Cross-border ecommerce in goods is surging, with McKinsey & Company predicting it may expand to around $1 trillion in merchandise value by 2030, from its current value of approximately $300 billion.
As discussed in our blog on international ecommerce trends, global retailers and manufacturers are using cross-border ecommerce to expand into the US, open non-native markets, and build resilient international omnichannel fulfilment.
Seizing the cross-border opportunity
Moving goods through the international ecommerce supply chain involves disparate processes, partners, and systems. It includes first-mile pickup, labeling and consolidation at origin, and customs clearance, deconsolidation and final-mile delivery at destination.
As a result, inefficiencies, errors, and lack of visibility lead to delivery delays that cost customers, additional handling that erode margins, and avoidable exceptions and infringements that put orders, or entire shipments at risk.
Seamless and efficient cross-border ecommerce requires all functions and partners to have visibility, accessibility, and processability of the order, regardless of whether they are the shipper, working in the origin country, or the destination country. Additionally, a key step for successful shipments is pre-screening and validating orders to identify and resolve issues before jeopardizing the order.
How to efficiently manage each part of the cross-border ecommerce supply chain with technology
As an ecommerce order moves through each step of the international supply chain, efficiencies, automations, and productivity enhancements can help Freight Forwarders, who should consider these seven steps- from first-mile pickup to final-mile delivery.
First-mile pickup: System integrations automatically create the order and make details readily available, triggering pickup and initiating processing, eliminating the need for time-consuming and error-prone manual entry.
Data validation and pre-screening: Flexible screening configurations let users set up rules for terms and conditions they know will cause exceptions down the road, including de minimis value, denied party, and product descriptions. These alert users of problematic data that can then be actioned appropriately, and over time, a glossary of terms and conditions is built for issues that would halt shipments in their tracks if unchecked.
Labeling at origin: Automating the final-mile delivery labels through a ‘scan, book, and print’ conveyor belt process not only saves time in the origin country, but will reduce handling in the destination country. Accessing enterprise multi-carrier parcel management in the process can instantaneously make the most cost-effective final-mile transportation decision.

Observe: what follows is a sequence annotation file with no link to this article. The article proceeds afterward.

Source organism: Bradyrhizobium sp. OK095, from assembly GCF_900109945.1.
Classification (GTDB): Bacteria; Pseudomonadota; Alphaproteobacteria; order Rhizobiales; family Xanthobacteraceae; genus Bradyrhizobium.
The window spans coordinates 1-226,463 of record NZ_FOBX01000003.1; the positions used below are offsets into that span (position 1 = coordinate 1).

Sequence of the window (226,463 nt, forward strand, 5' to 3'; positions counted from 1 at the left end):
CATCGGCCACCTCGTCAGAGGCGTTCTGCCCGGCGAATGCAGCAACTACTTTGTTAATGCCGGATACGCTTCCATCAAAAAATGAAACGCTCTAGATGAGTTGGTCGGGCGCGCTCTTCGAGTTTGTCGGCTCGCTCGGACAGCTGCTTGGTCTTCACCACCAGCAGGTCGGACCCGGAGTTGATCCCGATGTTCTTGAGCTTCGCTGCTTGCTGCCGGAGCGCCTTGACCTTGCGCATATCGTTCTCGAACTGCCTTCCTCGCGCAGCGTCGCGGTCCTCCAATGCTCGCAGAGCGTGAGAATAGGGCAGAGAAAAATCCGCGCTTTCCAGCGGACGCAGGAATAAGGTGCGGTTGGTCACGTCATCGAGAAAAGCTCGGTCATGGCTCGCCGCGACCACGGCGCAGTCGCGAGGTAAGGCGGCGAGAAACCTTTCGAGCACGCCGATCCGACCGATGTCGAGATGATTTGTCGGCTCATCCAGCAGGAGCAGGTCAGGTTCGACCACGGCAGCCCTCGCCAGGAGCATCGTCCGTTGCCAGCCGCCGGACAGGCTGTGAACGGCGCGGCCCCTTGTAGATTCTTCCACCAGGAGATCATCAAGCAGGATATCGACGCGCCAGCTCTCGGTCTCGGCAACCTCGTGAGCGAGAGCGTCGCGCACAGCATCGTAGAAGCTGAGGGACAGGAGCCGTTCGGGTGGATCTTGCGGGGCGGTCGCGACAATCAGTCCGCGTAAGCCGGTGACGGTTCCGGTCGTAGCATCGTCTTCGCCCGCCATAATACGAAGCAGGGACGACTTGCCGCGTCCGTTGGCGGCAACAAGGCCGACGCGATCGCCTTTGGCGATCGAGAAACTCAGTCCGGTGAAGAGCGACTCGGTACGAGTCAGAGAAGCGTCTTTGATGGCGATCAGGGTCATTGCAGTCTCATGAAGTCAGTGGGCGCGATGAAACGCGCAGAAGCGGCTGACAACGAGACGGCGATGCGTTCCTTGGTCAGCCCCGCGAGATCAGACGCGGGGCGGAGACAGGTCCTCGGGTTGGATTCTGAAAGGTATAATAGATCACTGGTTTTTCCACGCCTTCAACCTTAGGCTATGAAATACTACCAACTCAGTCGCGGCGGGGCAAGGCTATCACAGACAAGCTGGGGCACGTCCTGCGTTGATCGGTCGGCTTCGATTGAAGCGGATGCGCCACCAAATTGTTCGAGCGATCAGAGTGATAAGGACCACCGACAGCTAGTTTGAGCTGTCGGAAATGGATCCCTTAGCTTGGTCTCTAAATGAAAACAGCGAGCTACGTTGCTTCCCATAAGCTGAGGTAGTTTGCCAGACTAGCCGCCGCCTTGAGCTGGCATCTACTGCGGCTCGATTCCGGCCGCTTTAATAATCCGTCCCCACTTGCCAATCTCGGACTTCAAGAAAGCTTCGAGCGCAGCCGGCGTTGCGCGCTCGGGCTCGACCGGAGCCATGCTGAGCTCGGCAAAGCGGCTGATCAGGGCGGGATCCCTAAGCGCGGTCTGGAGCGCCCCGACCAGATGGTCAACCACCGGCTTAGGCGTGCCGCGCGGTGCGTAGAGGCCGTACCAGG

Consolidation: Combining multiple customers’ freight into shipments going to the same destination can decrease costs and increase per container profitability. For example, a Freight Forwarder may receive manifests from three different customers, each containing consignments to the same three countries. Instead of sending the consignments in nine containers, they can be consolidated into three containers, one per destination country. Thereby, they fill out each container and reduce the number of container minimum charges.
Customs clearance: Clearing hundreds or thousands of shipments individually is time-consuming and processing intense. Having the ability to submit many declarations and filings at once, even from different customers, is critical for the high volume, low-value orders of international ecommerce. What's more, in the event an order is flagged for an infringement, it is important to have configurable search capabilities to locate the order and quickly handle the exception.
Deconsolidation: When the container arrives in the destination country, it is important to carefully manage the parcels and packages in the warehouse, logging events for every step and ensuring real-time visibility. This includes handling 'customs cleared' and 'held' packages appropriately.
Final-mile delivery: Since the packages are labelled in the origin country, they are quickly injected into the parcel network. Often origin country labor costs are less expensive than in destination countries. Delivery events from the final-mile carrier are tracked back in real-time, including delivery confirmation.
Want faster, safer, and more reliable cross-border ecommerce fulfilment?
Looking to digitally handle all fillings and clearances into the US, process cross-border ecommerce order fulfilment alongside larger shipments, and maximize shipment density? CargoWise International Ecommerce can help you efficiently manage the entire international ecommerce supply chain from origin country shipper to consumer’s doorstep in the destination country.
Visit the solutions page to learn more and request a cross-border ecommerce consultation.